Many of the buildings and structures in Govilon used locally quarried and dressed Old Red Sandstone. This material was excavated from a number of small quarries in the village. With the development of the canal quarries were developed alongside to enable the stone to be loaded straight onto canal barges. Some of these can still be seen when waling along the canal from Govilon to Llanfoist. A good example of this type of stone can be seen in the village War Memorial.
The Limestone Quarries were much more extensive. Limestone was a major raw material for the iron industry. From its earliest development in Blaenavon, quarrying on the mountain above Govilon commenced. Geological problems caused one of the earliest of the north-western quarries on the Blorenge, initiated c.1795, to be abandoned 1804
The large Tyla quarries on Mynydd Gilwern were the main source of Limestone rock for the Blaenavon works and stone was removed and transported to Blaenavon through the Pwlldu tunnel from the early 1800's to the 1920's. Further quarry excavations were developed below Pwlldu and on the Blorenge. The limestone quarry at Pwll Du is a scheduled ancient monument dating from the early 1800's. It is exceptionally well-preserved and contains an important water balance lift shaft which raised loaded limestone wagons to the tramroad. This quarry was operated by Walter Lewis to supply limekilns at Govilon and Llanfoist as well as the ironworks at Blaenavon and the forge at Garnddyrys.
All the quarries and associated features can still be visited with care to this day, as are the tramroads that served them. Water power was an important feature in the quarries. It was used extensively as a readily available counter-balance to lift trucks full of stone from the bottom of the quarries to the tramroads above. Water channels were dug across the mountainside to collect water and direct it into a number of ponds which are still evident today. From here water flowed into tanks, whose weight then lifted the stone. Water was also used to provide power in the forges and rolling mills. The reservoirs at Upper Pond and Lower Pond, which were both fed by Forge Pond (known locally as the Keepers Pond), served the Garnddyrys Forge. Only Forge pond still holds water with all the other ponds such as that supplied the water balance lift at Pwll Du quarry are now dry in all but the wettest of weather.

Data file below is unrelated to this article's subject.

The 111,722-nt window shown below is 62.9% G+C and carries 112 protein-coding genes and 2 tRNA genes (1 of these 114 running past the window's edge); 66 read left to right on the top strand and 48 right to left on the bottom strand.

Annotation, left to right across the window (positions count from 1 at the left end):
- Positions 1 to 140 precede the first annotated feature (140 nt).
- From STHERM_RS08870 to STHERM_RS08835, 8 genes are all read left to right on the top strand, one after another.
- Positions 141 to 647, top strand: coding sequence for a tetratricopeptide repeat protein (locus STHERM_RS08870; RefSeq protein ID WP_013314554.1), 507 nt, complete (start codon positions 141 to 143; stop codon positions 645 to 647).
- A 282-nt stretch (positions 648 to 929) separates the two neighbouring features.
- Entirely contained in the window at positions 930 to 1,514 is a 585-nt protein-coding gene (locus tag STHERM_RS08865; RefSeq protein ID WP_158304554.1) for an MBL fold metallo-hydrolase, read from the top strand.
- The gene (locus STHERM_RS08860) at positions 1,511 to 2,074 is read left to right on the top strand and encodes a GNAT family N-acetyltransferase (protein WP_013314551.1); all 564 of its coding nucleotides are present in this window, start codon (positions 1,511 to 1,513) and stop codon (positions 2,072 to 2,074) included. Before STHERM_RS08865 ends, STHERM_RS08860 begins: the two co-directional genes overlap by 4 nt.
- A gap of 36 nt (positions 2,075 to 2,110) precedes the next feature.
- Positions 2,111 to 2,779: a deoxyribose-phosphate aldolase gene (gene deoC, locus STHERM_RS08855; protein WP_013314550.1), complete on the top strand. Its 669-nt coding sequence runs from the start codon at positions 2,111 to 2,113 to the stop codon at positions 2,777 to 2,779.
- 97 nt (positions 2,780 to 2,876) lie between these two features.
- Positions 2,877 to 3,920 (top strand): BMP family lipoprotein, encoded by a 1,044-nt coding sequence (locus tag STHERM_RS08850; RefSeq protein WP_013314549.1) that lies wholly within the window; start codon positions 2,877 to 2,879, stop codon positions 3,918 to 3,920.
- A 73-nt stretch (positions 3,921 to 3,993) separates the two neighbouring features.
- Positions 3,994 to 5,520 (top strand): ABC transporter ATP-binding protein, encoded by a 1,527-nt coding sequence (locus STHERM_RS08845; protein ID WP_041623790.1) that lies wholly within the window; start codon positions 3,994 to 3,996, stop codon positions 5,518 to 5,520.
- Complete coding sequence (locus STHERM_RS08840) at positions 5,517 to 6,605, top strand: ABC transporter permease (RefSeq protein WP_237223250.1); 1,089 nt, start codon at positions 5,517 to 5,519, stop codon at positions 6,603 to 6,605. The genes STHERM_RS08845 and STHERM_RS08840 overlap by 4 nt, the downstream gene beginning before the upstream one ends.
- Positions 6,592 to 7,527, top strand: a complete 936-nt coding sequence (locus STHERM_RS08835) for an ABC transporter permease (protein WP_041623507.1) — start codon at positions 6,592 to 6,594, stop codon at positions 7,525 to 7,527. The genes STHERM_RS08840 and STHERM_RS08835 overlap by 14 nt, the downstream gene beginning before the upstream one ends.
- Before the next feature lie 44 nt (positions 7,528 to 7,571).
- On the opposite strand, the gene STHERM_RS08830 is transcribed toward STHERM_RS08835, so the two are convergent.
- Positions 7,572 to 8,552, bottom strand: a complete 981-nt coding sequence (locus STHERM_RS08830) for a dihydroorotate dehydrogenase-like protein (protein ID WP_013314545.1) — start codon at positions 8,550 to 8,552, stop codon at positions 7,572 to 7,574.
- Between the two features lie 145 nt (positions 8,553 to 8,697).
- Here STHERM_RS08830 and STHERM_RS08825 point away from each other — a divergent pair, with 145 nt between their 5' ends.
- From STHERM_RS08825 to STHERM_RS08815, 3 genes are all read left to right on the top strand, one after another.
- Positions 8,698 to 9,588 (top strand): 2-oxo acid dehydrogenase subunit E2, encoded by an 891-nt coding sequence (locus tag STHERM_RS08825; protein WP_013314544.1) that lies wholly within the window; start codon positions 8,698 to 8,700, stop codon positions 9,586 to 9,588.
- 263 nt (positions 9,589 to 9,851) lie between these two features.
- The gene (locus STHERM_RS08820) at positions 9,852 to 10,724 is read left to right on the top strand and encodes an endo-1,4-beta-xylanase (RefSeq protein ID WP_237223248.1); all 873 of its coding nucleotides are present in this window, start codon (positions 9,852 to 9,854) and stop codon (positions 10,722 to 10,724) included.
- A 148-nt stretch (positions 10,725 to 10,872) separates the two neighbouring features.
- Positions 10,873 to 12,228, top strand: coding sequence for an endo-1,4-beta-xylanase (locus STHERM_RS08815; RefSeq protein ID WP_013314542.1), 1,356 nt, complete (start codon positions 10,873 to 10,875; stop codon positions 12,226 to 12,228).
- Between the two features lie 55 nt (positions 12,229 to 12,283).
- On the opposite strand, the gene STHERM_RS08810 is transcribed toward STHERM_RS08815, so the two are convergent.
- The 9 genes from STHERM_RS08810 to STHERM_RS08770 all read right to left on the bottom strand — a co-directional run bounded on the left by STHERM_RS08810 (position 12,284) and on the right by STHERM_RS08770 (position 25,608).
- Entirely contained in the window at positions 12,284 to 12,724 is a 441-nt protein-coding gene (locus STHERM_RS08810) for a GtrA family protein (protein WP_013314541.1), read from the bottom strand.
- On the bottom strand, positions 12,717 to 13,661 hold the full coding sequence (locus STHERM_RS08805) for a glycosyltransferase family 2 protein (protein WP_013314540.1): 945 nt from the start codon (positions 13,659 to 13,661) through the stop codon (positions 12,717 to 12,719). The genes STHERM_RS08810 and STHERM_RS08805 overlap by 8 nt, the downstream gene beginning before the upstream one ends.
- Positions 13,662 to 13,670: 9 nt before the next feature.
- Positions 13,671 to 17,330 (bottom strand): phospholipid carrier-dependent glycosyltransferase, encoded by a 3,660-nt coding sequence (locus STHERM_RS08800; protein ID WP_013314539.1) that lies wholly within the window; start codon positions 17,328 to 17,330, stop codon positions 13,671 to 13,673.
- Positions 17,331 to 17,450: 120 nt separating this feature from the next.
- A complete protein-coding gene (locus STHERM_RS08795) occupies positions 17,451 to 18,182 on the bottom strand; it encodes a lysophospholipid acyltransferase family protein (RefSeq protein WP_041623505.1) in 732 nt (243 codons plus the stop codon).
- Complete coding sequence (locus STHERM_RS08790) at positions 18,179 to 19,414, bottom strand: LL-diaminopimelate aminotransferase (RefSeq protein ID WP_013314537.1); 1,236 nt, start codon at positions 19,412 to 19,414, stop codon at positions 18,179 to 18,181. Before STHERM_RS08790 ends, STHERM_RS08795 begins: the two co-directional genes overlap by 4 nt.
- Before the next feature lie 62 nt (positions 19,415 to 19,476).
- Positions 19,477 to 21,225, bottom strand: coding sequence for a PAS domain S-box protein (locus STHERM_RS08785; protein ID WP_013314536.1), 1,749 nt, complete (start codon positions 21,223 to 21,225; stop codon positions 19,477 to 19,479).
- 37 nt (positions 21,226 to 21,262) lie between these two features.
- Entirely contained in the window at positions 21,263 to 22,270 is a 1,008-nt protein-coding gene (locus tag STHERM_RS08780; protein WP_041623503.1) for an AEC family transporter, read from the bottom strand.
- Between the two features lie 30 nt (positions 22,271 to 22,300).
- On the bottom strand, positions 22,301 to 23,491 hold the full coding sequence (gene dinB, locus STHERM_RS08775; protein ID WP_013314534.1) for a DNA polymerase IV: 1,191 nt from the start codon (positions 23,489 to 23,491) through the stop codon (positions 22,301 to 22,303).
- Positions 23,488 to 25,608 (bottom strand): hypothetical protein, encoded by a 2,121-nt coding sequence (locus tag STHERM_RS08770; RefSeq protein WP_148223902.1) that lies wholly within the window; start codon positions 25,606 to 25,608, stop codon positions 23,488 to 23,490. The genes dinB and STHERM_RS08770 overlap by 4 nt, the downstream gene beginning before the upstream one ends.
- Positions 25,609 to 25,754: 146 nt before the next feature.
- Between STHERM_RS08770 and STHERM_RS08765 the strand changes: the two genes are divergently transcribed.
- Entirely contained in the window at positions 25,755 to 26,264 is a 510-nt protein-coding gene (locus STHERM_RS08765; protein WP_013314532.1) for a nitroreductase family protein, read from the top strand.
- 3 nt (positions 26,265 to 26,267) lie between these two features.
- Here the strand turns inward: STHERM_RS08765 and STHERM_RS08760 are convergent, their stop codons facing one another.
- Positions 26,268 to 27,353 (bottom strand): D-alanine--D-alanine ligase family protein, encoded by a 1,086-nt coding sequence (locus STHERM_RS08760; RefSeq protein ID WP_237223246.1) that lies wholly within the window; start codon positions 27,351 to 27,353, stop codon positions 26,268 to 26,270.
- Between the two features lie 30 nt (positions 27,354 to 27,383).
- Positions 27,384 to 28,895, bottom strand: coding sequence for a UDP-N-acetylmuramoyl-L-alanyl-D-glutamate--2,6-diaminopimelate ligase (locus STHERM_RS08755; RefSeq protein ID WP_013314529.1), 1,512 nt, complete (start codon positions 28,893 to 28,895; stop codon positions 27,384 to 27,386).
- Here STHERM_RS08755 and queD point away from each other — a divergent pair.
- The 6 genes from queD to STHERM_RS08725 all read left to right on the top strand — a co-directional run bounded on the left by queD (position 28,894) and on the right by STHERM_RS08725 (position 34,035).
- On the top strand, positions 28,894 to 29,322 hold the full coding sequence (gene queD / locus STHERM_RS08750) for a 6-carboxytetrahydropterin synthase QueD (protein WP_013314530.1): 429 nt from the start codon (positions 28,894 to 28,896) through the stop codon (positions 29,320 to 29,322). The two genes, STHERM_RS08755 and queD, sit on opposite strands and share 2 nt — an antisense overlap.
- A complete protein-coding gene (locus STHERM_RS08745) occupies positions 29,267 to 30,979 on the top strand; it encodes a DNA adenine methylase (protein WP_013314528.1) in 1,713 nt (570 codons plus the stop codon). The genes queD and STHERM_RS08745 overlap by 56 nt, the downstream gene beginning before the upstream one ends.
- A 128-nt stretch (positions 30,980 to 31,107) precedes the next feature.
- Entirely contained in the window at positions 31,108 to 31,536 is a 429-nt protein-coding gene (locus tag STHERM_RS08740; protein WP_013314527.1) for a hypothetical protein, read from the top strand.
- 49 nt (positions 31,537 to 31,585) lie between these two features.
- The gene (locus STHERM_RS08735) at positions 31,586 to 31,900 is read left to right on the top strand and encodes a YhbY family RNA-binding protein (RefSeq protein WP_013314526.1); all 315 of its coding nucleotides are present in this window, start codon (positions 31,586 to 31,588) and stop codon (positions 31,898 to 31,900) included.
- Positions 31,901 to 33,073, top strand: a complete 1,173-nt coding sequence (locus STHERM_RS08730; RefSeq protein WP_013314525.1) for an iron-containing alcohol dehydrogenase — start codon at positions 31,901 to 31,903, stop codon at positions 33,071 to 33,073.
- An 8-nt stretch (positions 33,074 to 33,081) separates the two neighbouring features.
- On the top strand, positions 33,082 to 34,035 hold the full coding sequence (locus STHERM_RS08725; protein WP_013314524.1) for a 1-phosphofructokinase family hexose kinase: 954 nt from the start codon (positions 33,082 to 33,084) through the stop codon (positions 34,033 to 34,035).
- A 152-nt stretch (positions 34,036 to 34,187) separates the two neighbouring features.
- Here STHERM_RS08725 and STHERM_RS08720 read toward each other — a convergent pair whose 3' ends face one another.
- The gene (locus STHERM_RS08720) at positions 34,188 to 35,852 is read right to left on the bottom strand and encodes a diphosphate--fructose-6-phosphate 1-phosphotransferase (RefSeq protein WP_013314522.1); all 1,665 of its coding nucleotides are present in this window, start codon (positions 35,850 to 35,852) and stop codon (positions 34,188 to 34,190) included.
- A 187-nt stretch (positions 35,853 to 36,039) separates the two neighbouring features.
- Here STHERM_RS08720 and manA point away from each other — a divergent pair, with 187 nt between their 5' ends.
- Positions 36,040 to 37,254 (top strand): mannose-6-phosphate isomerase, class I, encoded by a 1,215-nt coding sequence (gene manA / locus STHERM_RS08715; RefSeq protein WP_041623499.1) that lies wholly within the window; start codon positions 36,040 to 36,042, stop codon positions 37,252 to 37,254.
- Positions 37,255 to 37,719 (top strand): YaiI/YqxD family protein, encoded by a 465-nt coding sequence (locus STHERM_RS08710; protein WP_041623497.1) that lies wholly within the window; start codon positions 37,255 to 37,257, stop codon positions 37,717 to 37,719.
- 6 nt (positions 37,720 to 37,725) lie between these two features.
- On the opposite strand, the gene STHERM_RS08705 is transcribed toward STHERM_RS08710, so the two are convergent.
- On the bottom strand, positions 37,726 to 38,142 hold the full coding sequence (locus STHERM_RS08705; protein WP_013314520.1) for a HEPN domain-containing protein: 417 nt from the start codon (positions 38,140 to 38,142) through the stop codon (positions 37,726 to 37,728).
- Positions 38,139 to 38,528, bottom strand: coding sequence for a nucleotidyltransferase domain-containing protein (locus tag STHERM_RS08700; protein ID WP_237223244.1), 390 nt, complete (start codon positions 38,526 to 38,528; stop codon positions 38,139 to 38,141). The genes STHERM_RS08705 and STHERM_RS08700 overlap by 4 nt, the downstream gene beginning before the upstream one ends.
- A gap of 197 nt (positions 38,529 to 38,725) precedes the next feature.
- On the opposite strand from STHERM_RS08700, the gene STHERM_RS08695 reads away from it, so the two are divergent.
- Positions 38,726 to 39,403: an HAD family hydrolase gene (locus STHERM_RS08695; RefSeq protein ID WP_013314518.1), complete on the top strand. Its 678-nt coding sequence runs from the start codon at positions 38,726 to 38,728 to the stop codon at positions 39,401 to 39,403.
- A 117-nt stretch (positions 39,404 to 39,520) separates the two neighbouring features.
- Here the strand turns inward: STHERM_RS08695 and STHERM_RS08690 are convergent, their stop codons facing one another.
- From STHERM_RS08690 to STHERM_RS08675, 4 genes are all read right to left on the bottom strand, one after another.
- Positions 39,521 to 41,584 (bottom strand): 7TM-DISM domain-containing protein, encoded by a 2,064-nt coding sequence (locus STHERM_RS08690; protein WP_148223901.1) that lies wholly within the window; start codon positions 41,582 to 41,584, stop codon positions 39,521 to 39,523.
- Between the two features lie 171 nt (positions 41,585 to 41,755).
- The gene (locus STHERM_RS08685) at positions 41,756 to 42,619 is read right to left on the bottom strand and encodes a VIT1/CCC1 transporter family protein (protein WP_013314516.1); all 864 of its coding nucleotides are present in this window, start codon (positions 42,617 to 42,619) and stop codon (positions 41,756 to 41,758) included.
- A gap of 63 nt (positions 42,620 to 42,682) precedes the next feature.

Millstone rock is another of the layers of sedimentary rocks that form the Blorenge Mountain. This material was used locally in milling operations. Cutting of the rock occurred across the summit of the mountain and evidence of this can be found.